Russia and U.S. Clash Over Syria in Security Council Vote
UNITED NATIONS — Russia and the Trump administration clashed in a vote at the U.N. Security Council for the first time Tuesday as the Kremlin vetoed a measure backed by the Americans to punish Syria for using chemical weapons.
While the Russians had long signaled their intent to block the resolution, which was supported by dozens of countries, the clash offered insights into the big divisions that remain between the Kremlin and President Donald Trump, who has vowed to improve ties.
Russia and China, two of the five permanent members of the council, blocked the measure. It was the Kremlin’s seventh Security Council veto in defense of President Bashar Assad of Syria over the war that has been convulsing his country for nearly six years.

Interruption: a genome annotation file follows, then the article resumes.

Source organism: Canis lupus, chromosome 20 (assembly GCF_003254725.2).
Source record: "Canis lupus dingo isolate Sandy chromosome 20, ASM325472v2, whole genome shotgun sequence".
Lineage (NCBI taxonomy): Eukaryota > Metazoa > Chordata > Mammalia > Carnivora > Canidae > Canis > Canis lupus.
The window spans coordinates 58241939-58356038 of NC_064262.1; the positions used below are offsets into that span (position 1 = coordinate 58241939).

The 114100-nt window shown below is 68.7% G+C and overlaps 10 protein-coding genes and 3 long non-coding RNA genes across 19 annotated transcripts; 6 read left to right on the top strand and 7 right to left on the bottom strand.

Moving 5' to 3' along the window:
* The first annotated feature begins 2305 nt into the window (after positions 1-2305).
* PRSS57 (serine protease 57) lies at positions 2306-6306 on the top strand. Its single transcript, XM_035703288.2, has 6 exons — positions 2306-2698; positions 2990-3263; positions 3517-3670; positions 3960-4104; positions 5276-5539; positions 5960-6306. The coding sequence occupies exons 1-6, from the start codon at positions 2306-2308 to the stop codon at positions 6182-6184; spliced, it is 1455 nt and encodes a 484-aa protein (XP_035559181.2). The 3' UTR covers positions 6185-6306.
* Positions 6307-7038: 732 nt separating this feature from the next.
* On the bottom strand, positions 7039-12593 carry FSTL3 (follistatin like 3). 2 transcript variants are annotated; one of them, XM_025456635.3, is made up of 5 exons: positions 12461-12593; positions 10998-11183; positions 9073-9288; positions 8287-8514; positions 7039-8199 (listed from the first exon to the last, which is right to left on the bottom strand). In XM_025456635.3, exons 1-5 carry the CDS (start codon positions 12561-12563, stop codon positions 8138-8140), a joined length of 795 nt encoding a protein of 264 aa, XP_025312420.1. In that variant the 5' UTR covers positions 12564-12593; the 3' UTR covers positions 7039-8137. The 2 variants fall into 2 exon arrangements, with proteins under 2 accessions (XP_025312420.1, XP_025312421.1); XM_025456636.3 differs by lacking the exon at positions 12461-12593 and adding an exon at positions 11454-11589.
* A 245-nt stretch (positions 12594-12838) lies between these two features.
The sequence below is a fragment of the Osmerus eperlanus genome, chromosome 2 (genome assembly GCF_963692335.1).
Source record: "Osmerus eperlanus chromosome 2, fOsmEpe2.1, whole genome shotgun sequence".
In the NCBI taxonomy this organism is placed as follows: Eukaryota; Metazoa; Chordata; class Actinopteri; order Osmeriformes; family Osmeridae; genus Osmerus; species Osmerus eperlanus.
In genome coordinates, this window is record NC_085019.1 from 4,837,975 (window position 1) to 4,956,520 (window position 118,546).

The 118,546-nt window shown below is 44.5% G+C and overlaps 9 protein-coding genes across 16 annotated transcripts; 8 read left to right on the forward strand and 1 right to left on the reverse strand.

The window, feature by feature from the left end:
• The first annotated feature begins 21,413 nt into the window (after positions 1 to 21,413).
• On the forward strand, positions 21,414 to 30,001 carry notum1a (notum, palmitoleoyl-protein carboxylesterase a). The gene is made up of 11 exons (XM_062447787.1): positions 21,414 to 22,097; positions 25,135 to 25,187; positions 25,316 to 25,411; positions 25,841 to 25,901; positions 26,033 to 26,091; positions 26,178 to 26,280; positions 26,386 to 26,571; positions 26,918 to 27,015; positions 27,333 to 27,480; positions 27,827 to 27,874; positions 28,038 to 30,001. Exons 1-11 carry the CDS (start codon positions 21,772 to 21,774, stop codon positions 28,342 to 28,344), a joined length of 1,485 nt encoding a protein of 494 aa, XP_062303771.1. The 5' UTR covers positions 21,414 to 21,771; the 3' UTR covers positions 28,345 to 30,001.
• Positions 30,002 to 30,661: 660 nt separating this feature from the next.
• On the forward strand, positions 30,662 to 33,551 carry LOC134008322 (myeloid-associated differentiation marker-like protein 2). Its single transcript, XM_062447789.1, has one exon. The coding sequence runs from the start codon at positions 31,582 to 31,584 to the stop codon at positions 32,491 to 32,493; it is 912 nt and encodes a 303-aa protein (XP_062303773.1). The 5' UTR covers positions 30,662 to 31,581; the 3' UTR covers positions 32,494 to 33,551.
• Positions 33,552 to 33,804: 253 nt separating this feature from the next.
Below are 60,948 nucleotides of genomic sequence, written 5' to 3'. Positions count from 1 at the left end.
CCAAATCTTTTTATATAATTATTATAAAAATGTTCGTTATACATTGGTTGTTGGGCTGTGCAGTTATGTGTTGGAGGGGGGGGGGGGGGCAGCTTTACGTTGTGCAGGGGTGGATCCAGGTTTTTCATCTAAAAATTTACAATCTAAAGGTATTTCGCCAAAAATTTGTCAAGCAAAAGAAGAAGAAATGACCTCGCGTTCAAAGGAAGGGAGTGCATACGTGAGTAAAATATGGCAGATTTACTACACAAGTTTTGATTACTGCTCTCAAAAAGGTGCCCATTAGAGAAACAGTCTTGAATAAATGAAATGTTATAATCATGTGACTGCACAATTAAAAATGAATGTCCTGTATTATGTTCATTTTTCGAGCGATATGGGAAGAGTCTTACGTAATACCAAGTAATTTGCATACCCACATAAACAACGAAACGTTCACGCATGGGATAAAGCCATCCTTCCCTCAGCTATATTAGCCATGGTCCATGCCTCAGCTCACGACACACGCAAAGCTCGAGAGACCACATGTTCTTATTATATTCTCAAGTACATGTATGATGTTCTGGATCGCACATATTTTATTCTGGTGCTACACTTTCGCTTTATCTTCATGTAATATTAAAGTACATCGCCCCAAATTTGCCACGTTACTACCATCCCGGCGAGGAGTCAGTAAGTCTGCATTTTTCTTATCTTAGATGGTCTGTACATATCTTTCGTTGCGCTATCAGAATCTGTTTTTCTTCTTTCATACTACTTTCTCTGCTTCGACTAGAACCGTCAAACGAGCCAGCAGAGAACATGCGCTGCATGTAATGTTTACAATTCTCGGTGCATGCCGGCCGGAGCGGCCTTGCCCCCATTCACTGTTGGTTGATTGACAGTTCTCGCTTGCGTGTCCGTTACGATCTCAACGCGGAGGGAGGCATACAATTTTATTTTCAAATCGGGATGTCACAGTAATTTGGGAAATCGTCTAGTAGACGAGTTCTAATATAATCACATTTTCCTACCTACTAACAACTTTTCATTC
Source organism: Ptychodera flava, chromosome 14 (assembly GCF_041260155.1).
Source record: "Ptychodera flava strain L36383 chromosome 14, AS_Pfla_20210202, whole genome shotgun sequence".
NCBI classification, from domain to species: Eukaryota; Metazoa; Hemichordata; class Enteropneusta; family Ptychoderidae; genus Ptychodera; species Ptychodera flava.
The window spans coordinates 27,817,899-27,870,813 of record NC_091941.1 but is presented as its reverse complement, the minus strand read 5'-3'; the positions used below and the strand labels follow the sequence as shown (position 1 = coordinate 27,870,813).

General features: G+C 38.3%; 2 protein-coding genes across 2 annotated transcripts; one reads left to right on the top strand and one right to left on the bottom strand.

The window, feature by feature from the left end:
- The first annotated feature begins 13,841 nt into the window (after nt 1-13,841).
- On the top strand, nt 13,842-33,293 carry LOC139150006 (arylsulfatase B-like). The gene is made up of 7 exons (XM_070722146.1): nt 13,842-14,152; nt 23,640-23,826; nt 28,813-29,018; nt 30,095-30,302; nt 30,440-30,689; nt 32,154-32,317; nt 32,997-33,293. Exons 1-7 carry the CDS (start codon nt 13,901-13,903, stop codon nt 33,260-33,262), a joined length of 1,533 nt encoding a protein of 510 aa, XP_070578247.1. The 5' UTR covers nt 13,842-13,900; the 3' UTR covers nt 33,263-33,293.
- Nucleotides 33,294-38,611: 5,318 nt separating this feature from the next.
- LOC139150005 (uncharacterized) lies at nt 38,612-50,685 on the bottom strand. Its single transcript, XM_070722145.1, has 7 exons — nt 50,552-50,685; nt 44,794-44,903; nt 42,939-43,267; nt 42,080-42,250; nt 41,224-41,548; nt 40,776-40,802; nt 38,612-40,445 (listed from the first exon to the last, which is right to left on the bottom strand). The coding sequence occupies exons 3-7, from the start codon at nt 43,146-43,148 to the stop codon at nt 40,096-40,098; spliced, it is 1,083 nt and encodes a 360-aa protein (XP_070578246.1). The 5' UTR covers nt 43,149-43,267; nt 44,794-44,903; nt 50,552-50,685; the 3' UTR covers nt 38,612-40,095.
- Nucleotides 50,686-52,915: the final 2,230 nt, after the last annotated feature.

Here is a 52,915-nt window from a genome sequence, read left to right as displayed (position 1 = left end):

The resolution, proposed by Britain and France months ago and endorsed by the United States last week, would have imposed sanctions on a handful of Syrian military officials and entities for having dropped chlorine-filled barrel bombs on opposition-held areas on at least three occasions in 2014 and 2015, according to a U.N. panel.
Russia’s envoy, Vladimir Safronkov, defended the veto, calling the resolution “politically biased” and asserting that Russia’s concerns about the draft language had not been addressed.
President Vladimir Putin of Russia reinforced his opposition before the vote Tuesday, adding that any Security Council penalties on the Syrian government would complicate diplomatic efforts aimed at halting the war.
“As for sanctions against the Syrian leadership, I think the move is totally inappropriate now,” he told a news conference while visiting Kyrgyzstan.
China’s ambassador, Liu Jieyi, recalling the now-discredited U.S. warnings of Iraq’s “so-called WMDs” in 2003, criticized the resolution as an example of “hypocrisy” by the Western powers. “It was forced through to a vote while council members still have differences,” he said. “This is in no way helpful to finding a solution.”
Chlorine is banned as a weapon under an international treaty that Assad’s government signed in 2013.